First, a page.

He fell in love with armwrestling on first sight. But for feelings to thrive, one needs to feel reciprocation. When it’s lacking, one needs to fight for one’s success.
At first Jegor did weightlifting, until an armwrestler challenged him to an armfight. Jegor agreed, although he was no enthusiast of the sport at the time. He won this first bout, and that motivated him to continue.
After that fight I fell in love with armwrestling – says Jegor. My start coincided with the beginning of my university education. It was 2006, I was a first-year student, my social life was blooming, I had lots of trainings and competitions.
His first trainings were in order to better his form. Then Jegor contacted well-known Belarussian armwrestlers – Ivan Portyanko, Ivan Antonenko, Alexander Syaredzich and Oleg Buzo. Together they learned the basics of this unique sport, studied other fighters and exchanged knowledge. Back then the Internet didn’t offer too much knowledge. Jegor gained almost everything from his colleagues.
My trainings were very fruitful – says Jegor. – But if I could turn back time, I’d change my plan a little – I’d work more on my fastenings and tendons. Now my exercise is limited by many factors – if I’m regenerating, then I work out two times a week, if I’m preparing for a competition – I train four times a week. Mostly a go to the gym three times a week. I start with basic exercises, then I do pulley work in different angles, and then I spar. If that’s not enough – I increase the volume of pulley work or dumbbell work.
Jegor diets only before competitions, when he needs to “make mass” to fit into his category. Aside from that his diet is limited only by circumstances. As for supplements, Jegor thinks that this is an individual matter.
The most pleasant event in Jegor’s career was in 2007, when he qualified for the Master of Sport title, placing 5th in the Belarussian Championships. He thinks the verdict was unfair, but doesn’t like to speak about it.
When preparing for the Belarussian Cup, Jegor beat Oleg Potapko in his category hands-down. But the night before the Cup Jegor got sick, he had to be taken to a hospital. He could not compete, after all.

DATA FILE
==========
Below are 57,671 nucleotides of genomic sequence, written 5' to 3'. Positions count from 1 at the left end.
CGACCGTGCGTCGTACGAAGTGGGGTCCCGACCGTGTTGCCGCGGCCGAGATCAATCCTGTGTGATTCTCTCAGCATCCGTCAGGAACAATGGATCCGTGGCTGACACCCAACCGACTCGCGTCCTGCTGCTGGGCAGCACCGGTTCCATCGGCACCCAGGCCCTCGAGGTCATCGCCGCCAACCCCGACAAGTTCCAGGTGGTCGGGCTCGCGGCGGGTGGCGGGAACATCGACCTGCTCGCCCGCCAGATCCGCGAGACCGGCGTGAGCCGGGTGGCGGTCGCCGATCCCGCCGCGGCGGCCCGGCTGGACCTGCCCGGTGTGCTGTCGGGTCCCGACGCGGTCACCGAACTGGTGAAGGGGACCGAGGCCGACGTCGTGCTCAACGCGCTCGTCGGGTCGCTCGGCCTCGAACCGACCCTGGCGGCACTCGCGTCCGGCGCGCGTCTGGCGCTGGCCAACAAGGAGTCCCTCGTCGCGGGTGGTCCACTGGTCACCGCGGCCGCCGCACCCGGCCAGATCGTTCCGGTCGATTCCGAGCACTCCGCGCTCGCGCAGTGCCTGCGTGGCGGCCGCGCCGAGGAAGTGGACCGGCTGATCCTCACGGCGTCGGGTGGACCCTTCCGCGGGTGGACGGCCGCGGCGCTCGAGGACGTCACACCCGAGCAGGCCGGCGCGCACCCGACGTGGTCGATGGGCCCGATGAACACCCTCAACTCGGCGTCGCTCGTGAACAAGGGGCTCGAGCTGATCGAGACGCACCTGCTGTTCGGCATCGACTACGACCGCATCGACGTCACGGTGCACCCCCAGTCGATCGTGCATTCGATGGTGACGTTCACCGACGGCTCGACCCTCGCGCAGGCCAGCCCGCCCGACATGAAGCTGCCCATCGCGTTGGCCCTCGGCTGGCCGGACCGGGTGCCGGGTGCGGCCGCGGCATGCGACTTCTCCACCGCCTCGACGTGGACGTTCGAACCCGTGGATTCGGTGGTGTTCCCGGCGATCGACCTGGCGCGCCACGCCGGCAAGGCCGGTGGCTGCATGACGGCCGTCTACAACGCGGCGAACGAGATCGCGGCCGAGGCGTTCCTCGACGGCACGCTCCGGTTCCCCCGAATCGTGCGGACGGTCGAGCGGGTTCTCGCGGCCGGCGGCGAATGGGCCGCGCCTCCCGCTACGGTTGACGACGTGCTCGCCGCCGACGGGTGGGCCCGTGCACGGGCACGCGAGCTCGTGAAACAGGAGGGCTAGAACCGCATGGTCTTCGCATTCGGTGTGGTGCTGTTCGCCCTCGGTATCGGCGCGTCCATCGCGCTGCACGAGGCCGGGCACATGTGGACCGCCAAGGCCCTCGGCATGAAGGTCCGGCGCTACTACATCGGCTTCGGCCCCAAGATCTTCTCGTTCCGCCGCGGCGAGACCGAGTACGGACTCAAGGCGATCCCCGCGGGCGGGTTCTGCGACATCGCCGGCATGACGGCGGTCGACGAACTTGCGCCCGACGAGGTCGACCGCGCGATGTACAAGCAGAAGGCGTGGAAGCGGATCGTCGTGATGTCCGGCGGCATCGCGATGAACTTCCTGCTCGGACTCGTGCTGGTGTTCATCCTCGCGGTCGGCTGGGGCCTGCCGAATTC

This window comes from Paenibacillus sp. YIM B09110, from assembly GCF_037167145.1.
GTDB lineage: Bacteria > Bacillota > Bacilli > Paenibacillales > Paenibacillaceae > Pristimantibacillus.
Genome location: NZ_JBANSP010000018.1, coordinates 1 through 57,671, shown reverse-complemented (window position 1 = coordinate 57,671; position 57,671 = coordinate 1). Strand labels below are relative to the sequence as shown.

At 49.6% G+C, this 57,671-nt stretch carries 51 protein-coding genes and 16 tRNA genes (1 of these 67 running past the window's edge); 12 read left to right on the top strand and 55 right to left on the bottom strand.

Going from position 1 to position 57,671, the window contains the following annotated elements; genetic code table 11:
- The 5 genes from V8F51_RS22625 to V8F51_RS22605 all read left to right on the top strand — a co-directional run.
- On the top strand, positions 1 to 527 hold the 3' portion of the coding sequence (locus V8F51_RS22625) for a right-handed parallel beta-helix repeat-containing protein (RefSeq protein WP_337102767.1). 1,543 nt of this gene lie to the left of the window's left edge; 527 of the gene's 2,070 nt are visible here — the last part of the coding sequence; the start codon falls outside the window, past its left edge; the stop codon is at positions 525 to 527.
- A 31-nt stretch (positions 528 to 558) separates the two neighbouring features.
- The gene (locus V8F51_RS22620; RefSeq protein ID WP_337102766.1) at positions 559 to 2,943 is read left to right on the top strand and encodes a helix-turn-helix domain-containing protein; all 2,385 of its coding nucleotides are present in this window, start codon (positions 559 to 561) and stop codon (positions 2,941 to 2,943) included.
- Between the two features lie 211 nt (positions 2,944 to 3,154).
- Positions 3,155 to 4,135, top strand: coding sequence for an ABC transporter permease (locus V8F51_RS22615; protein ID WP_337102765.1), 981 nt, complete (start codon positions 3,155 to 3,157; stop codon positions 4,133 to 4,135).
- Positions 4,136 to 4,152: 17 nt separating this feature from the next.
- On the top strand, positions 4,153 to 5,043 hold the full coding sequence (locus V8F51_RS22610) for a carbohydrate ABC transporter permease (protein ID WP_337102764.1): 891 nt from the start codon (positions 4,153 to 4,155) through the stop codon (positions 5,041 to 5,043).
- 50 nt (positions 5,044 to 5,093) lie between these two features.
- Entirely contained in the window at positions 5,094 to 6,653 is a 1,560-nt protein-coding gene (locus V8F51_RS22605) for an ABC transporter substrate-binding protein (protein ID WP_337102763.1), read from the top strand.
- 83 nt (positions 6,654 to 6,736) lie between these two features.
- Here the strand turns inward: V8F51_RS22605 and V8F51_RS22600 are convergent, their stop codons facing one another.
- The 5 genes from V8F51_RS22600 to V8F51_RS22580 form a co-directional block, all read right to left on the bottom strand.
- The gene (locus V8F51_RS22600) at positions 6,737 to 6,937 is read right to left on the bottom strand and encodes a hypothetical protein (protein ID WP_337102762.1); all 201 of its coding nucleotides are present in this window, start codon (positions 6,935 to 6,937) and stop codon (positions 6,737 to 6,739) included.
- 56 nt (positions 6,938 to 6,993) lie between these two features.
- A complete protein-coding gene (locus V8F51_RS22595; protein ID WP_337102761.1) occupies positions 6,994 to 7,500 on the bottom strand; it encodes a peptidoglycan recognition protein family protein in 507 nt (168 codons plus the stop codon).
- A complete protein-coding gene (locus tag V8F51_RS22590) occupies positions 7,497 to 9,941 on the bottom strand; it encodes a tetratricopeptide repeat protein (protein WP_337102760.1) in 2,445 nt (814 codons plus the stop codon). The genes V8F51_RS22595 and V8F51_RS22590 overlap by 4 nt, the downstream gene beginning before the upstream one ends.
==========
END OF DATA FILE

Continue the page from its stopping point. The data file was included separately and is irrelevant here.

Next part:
Oleg Potapko took 1st place then, which means I was on a great level – says Jegor. – What’s happened, happened, although some things are hard to forget.
“Practice makes perfect” – this is Igor’s motto. And indeed, he’s already shown his worth in the Belarussian Championships. Now it’s time for him to reach higher, because even though he’s been armwrestling for eight years now, he still hasn’t fought at international levels yet. In the near future I plan to start abroad – says Jegor. I follow armwrestling news, so I know where I need to go. It’s a real shame that Lion Cuo is cancelled this year, but I’m waiting for A1 and TOP16.
In Belarus, fights are scored based on both arms. Jegor disagrees with this system, he thinks it might put many people off this sport, especially the beginners. Belarussian armwrestling has other downsides too.
Belarus lacks people with fanatical flare for the sport, people with the sense of responsibility – says Jegor. There’s still no place to launch a real event, and prizes are very small. Sometimes people go to other cities to compete for just a meagre diploma and a very small medal. And costs of travel, accommodation and food are very steep, and so are entry fees.
From an eight years perspective Jegor sees some future potential for Belarussian armwrestling. And no matter how hard it is now, he won’t quit. Working hard, setting goals and evolving, he proves that “he who seeks – shall find”. Where there’s a will, there’s a way!